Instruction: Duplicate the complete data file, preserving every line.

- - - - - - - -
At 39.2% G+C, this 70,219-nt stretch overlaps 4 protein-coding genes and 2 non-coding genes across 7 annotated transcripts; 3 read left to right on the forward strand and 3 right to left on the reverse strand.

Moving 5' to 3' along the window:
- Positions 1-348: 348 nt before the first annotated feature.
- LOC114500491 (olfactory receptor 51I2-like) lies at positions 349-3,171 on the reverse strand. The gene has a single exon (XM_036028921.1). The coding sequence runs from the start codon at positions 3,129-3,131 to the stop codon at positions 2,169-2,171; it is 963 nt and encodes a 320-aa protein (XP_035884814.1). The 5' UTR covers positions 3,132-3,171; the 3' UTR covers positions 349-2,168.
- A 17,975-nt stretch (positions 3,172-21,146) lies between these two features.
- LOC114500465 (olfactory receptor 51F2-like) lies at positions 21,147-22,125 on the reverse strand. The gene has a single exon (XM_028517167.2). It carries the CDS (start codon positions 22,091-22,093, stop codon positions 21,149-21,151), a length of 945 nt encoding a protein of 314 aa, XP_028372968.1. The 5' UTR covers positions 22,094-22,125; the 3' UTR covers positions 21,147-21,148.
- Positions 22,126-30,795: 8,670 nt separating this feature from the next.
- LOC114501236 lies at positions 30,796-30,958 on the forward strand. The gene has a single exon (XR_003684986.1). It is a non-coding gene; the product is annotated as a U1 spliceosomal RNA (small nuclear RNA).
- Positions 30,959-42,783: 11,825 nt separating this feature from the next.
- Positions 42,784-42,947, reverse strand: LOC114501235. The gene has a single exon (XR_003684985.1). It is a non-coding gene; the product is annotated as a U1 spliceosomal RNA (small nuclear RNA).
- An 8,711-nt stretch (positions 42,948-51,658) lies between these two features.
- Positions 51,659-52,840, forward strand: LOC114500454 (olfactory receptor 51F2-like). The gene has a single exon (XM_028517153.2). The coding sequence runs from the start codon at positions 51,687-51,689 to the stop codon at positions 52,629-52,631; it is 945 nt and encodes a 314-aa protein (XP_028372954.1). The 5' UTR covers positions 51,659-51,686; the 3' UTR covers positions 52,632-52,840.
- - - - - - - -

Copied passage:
At 39.2% G+C, this 70,219-nt stretch overlaps 4 protein-coding genes and 2 non-coding genes across 7 annotated transcripts; 3 read left to right on the forward strand and 3 right to left on the reverse strand.

Moving 5' to 3' along the window:
- Positions 1-348: 348 nt before the first annotated feature.
- LOC114500491 (olfactory receptor 51I2-like) lies at positions 349-3,171 on the reverse strand. The gene has a single exon (XM_036028921.1). The coding sequence runs from the start codon at positions 3,129-3,131 to the stop codon at positions 2,169-2,171; it is 963 nt and encodes a 320-aa protein (XP_035884814.1). The 5' UTR covers positions 3,132-3,171; the 3' UTR covers positions 349-2,168.
- A 17,975-nt stretch (positions 3,172-21,146) lies between these two features.
- LOC114500465 (olfactory receptor 51F2-like) lies at positions 21,147-22,125 on the reverse strand. The gene has a single exon (XM_028517167.2). It carries the CDS (start codon positions 22,091-22,093, stop codon positions 21,149-21,151), a length of 945 nt encoding a protein of 314 aa, XP_028372968.1. The 5' UTR covers positions 22,094-22,125; the 3' UTR covers positions 21,147-21,148.
- Positions 22,126-30,795: 8,670 nt separating this feature from the next.
- LOC114501236 lies at positions 30,796-30,958 on the forward strand. The gene has a single exon (XR_003684986.1). It is a non-coding gene; the product is annotated as a U1 spliceosomal RNA (small nuclear RNA).
- Positions 30,959-42,783: 11,825 nt separating this feature from the next.
- Positions 42,784-42,947, reverse strand: LOC114501235. The gene has a single exon (XR_003684985.1). It is a non-coding gene; the product is annotated as a U1 spliceosomal RNA (small nuclear RNA).
- An 8,711-nt stretch (positions 42,948-51,658) lies between these two features.
- Positions 51,659-52,840, forward strand: LOC114500454 (olfactory receptor 51F2-like). The gene has a single exon (XM_028517153.2). The coding sequence runs from the start codon at positions 51,687-51,689 to the stop codon at positions 52,629-52,631; it is 945 nt and encodes a 314-aa protein (XP_028372954.1). The 5' UTR covers positions 51,659-51,686; the 3' UTR covers positions 52,632-52,840.